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As Harvest Approaches, Prep Your Weed Management Plan

September 20, 2019

Waterhemp peeking above a soybean crop

As the end of the season nears and focus shifts to 2020, it’s key to consider your weed management plans. Due to this season’s weather conditions, there is wide mix of how weeds are appearing in fields. Some unplanted fields are riddled with weeds, while other planted fields didn’t have timely herbicide application, and weeds are starting to pop up.

Weeds that go to seed this season will likely need to be managed next season, particularly when you consider how many seeds these yield-robbing weeds produce, including:

  • Marestail can produce up to 200,000 seeds per plant, which are highly mobile and easily spread to new areas.
  • Not only can waterhemp produce up to 1 million seeds per plant, its seeds can also survive in the soil for 7 to 10 years.
  • Capable of producing up to 600,000 seeds per plant, Palmer amaranth remains viable in the seed bank for up to 6 years.

On recent episodes of the AgriTalk Podcast, Syngenta Agronomy Service Managers Mike Leetch and Leon Hunter shared their tips on managing the weed seed bank. Take the opportunity to look at your weed situation while harvesting this fall and make a plan for how to take back control. Two important elements to keep in mind are:

  • Minimize deposits in the soil seed bank. The best way to prevent future weed issues is by stopping them from going to seed.
  • Choose herbicides with multiple effective sites of action for the best weed control.

For unplanted fields overrun with weeds, tillage may be needed to take down existing weeds. Incorporating the weeds into the soil can bury seed heads and minimize the ability for some weeds to germinate next season. However, keep in mind that tillage may also help other weed seeds resurface to germinate this fall.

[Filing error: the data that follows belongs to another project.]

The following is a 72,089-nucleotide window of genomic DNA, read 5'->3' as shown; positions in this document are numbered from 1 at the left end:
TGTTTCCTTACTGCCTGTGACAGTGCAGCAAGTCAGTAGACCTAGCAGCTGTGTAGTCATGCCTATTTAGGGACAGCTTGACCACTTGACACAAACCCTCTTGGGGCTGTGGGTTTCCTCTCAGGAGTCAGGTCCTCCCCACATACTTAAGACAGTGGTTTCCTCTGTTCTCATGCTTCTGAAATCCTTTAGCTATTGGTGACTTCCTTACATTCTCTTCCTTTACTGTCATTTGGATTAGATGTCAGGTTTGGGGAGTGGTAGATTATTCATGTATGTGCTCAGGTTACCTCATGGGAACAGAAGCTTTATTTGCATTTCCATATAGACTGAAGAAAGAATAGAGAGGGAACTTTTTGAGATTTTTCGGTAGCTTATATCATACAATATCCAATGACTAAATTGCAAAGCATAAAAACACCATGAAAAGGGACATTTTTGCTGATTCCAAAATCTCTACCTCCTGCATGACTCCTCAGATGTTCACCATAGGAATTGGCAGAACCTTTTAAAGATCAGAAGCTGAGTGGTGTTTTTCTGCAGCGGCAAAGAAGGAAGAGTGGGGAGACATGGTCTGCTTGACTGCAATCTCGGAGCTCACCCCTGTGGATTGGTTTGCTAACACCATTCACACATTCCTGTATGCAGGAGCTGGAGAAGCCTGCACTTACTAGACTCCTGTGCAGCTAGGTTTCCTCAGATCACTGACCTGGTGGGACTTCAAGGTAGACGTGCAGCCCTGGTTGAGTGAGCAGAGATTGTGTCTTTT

You can manage against fall weed growth by planting a winter cover crop, or monitor for weed emergence in both tilled and harvested fields. Apply an appropriate herbicide with multiple effective sites of action that allows you to rotate to your intended crop next spring.

A Look Ahead

With some fields likely facing heavy weed challenges in 2020, preemergence herbicides will be a critical component to regaining control of weeds while also fighting resistance development. To minimize heavy weed pressure:

  • For corn, Syngenta recommends using Acuron® The herbicide can be applied in 2 ways – up to 28 days preemergence (including burndown) at the full, labeled rate, or in a split-shot application with half of the full rate applied preemergence and half mixed with glyphosate and applied post-emergence up to 12″ corn. Trials show Acuron can deliver 5-15 more bu/A than other corn herbicides*.
  • In soybeans, use Boundary® 6.5 EC, BroadAxe® XC or Prefix® herbicide preemergence. Use Tavium® Plus VaporGrip® Technology herbicide on dicamba-tolerant varieties post-emergence, the first dicamba herbicide premix. Combining dicamba with S-metolochlor expands control to both pre- and post-emergent weeds for up to 3 weeks longer than dicamba alone.

Discuss weed management plans with your retailer or Syngenta sales representative to find the product best suited for your farm and ensure strong weed control. Listen to more of what our agronomic service managers have to say about managing the weed seed bank.

Mike Leetch, agronomy service manager for the western Midwest.

Leon Hunter, agronomy service manager for the eastern Midwest.

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